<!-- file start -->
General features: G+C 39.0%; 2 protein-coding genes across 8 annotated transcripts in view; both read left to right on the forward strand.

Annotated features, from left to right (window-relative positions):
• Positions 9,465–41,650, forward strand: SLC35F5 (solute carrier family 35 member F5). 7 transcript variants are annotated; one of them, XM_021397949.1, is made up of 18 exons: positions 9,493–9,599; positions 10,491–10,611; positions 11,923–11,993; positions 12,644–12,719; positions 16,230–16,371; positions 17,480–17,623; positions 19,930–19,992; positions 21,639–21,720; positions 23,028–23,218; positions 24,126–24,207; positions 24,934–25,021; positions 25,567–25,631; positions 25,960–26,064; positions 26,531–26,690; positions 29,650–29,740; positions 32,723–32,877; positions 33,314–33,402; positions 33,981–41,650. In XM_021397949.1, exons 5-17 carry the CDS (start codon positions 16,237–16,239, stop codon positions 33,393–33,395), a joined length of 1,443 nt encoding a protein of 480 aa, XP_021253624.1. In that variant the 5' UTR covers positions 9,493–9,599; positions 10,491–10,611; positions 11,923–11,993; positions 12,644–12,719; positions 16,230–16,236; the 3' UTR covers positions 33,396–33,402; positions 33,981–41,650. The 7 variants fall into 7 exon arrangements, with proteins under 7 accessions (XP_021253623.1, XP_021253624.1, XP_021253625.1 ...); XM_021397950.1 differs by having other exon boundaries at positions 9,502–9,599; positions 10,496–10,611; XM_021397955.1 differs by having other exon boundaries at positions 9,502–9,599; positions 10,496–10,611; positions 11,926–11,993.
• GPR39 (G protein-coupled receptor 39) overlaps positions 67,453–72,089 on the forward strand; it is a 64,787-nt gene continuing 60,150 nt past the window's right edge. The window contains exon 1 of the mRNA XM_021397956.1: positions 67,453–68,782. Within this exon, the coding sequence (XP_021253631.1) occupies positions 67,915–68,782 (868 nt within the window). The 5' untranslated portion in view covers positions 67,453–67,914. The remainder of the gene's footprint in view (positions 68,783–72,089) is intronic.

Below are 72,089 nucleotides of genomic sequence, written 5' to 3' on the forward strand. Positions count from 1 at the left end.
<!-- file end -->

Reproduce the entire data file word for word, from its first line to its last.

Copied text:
General features: G+C 39.0%; 2 protein-coding genes across 8 annotated transcripts in view; both read left to right on the forward strand.

Annotated features, from left to right (window-relative positions):
• Positions 9,465–41,650, forward strand: SLC35F5 (solute carrier family 35 member F5). 7 transcript variants are annotated; one of them, XM_021397949.1, is made up of 18 exons: positions 9,493–9,599; positions 10,491–10,611; positions 11,923–11,993; positions 12,644–12,719; positions 16,230–16,371; positions 17,480–17,623; positions 19,930–19,992; positions 21,639–21,720; positions 23,028–23,218; positions 24,126–24,207; positions 24,934–25,021; positions 25,567–25,631; positions 25,960–26,064; positions 26,531–26,690; positions 29,650–29,740; positions 32,723–32,877; positions 33,314–33,402; positions 33,981–41,650. In XM_021397949.1, exons 5-17 carry the CDS (start codon positions 16,237–16,239, stop codon positions 33,393–33,395), a joined length of 1,443 nt encoding a protein of 480 aa, XP_021253624.1. In that variant the 5' UTR covers positions 9,493–9,599; positions 10,491–10,611; positions 11,923–11,993; positions 12,644–12,719; positions 16,230–16,236; the 3' UTR covers positions 33,396–33,402; positions 33,981–41,650. The 7 variants fall into 7 exon arrangements, with proteins under 7 accessions (XP_021253623.1, XP_021253624.1, XP_021253625.1 ...); XM_021397950.1 differs by having other exon boundaries at positions 9,502–9,599; positions 10,496–10,611; XM_021397955.1 differs by having other exon boundaries at positions 9,502–9,599; positions 10,496–10,611; positions 11,926–11,993.
• GPR39 (G protein-coupled receptor 39) overlaps positions 67,453–72,089 on the forward strand; it is a 64,787-nt gene continuing 60,150 nt past the window's right edge. The window contains exon 1 of the mRNA XM_021397956.1: positions 67,453–68,782. Within this exon, the coding sequence (XP_021253631.1) occupies positions 67,915–68,782 (868 nt within the window). The 5' untranslated portion in view covers positions 67,453–67,914. The remainder of the gene's footprint in view (positions 68,783–72,089) is intronic.

Below are 72,089 nucleotides of genomic sequence, written 5' to 3' on the forward strand. Positions count from 1 at the left end.